This step is where budgeting comes in. If you don’t know how much you can save every month for your emergency fund, it’s probably because you don’t have a firm grasp on your monthly budget. Let’s change that!

If you don’t already have a budget set up, check out my guide on setting up a monthly budget

If you already have a budget in place but don’t have extra money left over to put toward your emergency fund, go through and figure out where you can make cuts.

You may currently be making extra debt payments, and that might be a good place to cut until your emergency fund is in place. Otherwise, find some other discretionary spending such as eating out or a vacation fund you can divert budget money from. 



I used to tell myself that I would save whatever money I had left at the end of every month after my expenses. And time after time, the end of the month would roll around, and I would have spent everything. There would be nothing left to put into savings. 

Finally, I changed my strategy. I set up an automatic payment to go through the day after my paycheck hit my bank account every month. Then I could only spend what I had left after savings. 

It’s easy to have the best of intentions when it comes to saving. But I think we can all relate to a situation where we spend more than we plan to. Setting up an automatic transfer to savings is the best way to make sure it happens every month. 

Read More: 6 Easy Ways to Automate Your Finances



I don’t know about you, but I love those cash windfalls that come in throughout the year. Sometimes it’s a tax return (or finding out you owe less in taxes than you had saved). It could also be a little bonus or a raise at work. 

Another windfall many people don’t think about is that extra paycheck some people get a couple of months per year. If you get paid every other week, then there are actually two months per year where you get three paychecks instead of two. I always look forward to those months, as my husband gets those extra paychecks.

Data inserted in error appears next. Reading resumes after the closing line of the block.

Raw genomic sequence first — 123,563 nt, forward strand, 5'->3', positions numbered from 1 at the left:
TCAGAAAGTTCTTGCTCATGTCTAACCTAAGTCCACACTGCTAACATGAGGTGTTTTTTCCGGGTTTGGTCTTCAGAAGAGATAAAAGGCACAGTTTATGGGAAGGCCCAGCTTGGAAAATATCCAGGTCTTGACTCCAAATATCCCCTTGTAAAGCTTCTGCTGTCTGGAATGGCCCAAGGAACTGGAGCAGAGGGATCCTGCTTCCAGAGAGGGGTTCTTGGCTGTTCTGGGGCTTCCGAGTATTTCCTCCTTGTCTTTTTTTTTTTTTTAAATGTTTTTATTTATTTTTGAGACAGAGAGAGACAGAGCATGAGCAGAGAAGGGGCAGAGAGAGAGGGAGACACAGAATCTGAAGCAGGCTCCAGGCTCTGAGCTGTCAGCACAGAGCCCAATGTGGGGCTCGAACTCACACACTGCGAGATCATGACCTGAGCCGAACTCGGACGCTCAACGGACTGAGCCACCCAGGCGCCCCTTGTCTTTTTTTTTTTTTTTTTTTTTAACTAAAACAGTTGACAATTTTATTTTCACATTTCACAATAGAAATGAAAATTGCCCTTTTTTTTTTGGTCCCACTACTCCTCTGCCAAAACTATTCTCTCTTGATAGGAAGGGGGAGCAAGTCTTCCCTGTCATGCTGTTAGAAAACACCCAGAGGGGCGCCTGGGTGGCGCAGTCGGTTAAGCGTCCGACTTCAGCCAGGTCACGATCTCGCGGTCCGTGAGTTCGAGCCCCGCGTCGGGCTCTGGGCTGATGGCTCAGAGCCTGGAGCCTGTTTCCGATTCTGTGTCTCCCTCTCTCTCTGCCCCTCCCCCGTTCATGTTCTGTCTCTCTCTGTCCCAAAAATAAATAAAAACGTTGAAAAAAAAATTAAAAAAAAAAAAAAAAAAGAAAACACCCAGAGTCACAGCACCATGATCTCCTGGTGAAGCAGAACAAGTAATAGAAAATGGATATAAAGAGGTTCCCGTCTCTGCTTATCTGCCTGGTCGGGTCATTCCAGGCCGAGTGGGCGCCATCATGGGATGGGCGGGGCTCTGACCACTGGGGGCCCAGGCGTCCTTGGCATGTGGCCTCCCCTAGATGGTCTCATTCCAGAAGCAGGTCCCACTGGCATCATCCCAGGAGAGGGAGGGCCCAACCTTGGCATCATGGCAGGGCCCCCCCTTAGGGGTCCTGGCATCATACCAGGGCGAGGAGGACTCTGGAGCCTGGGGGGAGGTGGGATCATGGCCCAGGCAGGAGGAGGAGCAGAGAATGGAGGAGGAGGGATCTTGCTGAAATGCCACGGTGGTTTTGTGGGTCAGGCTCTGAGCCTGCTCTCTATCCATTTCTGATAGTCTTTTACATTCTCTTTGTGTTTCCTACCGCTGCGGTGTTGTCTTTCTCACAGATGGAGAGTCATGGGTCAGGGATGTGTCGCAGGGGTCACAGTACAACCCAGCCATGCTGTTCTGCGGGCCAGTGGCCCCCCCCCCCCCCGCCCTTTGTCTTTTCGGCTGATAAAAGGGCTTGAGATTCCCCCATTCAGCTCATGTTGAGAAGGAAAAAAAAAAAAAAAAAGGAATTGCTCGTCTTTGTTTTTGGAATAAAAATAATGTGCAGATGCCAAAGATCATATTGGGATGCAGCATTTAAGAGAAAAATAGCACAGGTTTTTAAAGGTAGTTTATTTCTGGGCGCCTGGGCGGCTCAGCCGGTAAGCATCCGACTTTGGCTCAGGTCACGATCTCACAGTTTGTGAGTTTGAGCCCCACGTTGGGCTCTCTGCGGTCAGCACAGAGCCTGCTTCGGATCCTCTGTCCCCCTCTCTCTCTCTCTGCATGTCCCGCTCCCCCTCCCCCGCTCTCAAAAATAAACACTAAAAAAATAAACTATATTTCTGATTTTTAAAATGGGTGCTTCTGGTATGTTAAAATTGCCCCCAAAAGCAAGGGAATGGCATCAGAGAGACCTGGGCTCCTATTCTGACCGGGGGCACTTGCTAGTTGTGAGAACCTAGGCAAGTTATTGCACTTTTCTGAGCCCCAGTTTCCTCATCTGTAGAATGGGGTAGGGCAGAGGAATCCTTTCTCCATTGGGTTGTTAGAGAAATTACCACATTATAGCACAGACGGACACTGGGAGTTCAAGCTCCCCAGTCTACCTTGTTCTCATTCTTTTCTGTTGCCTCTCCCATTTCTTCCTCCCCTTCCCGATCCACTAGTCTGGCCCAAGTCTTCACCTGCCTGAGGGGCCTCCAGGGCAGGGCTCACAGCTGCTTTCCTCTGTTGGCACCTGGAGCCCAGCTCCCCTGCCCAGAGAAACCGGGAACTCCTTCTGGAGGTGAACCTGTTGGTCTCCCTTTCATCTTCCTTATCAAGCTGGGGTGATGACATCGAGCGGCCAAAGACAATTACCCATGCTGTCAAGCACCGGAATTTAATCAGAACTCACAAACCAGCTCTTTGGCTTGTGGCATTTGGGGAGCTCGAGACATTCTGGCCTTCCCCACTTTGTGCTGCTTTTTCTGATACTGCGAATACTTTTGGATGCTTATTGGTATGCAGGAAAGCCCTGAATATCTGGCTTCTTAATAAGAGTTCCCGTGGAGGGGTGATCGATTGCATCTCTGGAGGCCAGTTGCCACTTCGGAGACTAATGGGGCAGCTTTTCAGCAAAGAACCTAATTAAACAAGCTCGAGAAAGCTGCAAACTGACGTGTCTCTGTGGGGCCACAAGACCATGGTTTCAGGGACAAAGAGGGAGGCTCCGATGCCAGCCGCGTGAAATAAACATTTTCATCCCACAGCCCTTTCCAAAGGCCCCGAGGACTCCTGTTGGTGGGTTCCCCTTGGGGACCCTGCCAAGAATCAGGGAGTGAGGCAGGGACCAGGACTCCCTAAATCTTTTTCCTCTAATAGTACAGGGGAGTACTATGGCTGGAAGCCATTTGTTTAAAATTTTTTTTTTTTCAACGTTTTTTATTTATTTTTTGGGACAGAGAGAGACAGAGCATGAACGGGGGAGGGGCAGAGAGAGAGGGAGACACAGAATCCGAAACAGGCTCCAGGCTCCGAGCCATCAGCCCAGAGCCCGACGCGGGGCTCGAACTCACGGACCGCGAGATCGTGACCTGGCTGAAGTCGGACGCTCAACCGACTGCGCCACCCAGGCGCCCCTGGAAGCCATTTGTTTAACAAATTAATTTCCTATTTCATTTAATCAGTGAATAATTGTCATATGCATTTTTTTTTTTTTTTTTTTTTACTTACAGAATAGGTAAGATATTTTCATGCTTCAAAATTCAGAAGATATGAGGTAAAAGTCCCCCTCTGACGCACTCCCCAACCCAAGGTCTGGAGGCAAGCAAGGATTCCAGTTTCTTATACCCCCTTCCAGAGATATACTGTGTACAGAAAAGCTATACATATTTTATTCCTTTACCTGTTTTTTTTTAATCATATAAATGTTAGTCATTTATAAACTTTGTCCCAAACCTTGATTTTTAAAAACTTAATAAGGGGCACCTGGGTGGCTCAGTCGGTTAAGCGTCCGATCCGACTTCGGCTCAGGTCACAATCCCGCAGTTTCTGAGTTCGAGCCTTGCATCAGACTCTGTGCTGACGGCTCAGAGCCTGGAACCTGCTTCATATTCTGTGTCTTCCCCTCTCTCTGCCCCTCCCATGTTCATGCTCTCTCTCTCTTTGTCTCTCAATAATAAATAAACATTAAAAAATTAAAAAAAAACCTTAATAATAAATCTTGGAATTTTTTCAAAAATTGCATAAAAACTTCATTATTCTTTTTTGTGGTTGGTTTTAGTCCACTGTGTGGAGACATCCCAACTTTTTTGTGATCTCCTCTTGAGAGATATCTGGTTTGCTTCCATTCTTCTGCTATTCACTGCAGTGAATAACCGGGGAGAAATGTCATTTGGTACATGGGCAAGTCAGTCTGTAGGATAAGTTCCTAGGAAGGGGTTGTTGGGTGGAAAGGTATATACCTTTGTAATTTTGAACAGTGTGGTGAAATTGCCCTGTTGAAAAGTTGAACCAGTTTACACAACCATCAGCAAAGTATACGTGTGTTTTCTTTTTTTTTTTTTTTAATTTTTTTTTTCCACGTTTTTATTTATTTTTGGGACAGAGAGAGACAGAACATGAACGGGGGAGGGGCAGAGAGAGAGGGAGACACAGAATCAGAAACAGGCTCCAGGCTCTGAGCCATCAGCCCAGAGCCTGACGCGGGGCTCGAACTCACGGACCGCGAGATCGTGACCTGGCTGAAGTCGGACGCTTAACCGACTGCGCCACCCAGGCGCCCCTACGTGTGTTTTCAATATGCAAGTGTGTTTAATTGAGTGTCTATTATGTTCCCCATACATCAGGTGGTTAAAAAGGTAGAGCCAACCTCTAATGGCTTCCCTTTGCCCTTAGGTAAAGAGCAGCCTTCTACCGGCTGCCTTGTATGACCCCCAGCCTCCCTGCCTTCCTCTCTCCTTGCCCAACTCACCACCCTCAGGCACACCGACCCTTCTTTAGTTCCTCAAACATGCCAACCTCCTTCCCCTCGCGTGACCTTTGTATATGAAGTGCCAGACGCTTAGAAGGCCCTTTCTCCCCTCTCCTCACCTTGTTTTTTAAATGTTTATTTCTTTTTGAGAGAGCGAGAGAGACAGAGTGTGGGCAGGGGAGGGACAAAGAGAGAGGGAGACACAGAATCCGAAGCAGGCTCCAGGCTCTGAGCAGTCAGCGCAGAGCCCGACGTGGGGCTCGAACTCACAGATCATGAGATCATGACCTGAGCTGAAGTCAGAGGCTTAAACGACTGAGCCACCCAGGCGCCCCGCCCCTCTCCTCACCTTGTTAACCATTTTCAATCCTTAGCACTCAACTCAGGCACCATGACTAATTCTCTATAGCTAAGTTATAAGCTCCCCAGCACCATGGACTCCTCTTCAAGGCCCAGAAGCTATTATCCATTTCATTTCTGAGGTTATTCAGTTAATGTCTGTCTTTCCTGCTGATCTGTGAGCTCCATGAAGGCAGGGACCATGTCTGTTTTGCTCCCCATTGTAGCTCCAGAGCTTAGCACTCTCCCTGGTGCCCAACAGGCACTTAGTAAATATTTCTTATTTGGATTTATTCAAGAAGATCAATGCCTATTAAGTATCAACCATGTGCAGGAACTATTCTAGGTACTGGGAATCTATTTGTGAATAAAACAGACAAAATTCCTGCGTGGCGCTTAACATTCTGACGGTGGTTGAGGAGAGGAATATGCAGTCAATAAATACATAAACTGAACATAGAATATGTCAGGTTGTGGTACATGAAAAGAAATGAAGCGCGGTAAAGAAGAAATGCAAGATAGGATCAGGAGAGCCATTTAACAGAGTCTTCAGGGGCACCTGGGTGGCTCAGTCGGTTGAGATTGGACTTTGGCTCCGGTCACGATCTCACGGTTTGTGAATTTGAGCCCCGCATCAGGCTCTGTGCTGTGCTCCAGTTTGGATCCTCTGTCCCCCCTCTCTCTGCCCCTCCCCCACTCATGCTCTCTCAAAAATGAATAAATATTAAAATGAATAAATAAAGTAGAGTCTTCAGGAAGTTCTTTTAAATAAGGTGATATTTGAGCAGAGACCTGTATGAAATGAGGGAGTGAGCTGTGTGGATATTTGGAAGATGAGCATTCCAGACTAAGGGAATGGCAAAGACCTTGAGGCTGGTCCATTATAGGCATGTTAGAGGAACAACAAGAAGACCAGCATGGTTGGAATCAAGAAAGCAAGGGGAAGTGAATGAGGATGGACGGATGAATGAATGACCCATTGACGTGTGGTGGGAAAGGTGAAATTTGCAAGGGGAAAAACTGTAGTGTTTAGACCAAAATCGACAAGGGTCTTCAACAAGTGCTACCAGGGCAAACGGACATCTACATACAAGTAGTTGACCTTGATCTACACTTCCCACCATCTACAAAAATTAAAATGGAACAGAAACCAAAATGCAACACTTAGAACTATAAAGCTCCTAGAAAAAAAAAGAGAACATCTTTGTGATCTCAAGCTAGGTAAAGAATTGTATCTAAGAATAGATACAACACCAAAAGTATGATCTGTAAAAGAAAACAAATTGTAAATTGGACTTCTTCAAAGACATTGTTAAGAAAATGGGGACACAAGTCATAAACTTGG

While it might be tempting to spend those extra windfalls on something fun, there are probably better uses for them. If you’re still saving your emergency fund, then throw those windfalls in there. Once your emergency fund is fully funded, then you can throw those windfalls toward a different financial goal! 



At some point, there’s only so much you can cut from your budget. Even if you’re as frugal as can be, the money can only go so far. That’s where extra money comes in. 

I love having a side hustle. I started my blog years ago and worked on it alongside a full-time job. A few years later, I added freelance writing to the mix. But in the years when I was really building up my financial health, that extra income was a life saver.

The good news, it’s super easy to earn extra money every month. Some of my favorite side hustle ideas are super easy to get started and can earn you $1,000 (or more) every single month.



Your financial needs are going to change a lot during your life. You might decide today that $5,000 is plenty for an emergency fund for you. But fast-forward a few years, and your life might look totally different. 

In that case, you’ll need to reevaluate whether your current emergency fund is still sufficient. In general, the higher your monthly expenses get, the bigger your emergency fund will need to be. 

The other thing to keep in mind is that something you’ll need to rebuild your emergency fund. Emergencies are bound to pop up sometimes — that’s what the fund is for!

When you find yourself needing to spend some of that money, be sure to build it back up afterward. It might be that it was a relatively small expense, and you can get the fund back up in a month or two.

In the case of a job loss where you end up draining the entire fund, it’s going to take you a lot longer to get it back to where it was. 

Don’t get down on yourself if that happens — that’s what the fund is for! Your life will probably be a constant back and forth of building up the fund and then having to use it. 


Final Thoughts

I think we can all agree that unexpected financial emergencies suck. But they’re also inevitable and something we should all be prepared for. 

If you use the tips in this post to boost your emergency fund, you’ll have a lot more peace of mind next time one of those unexpected costs rolls around.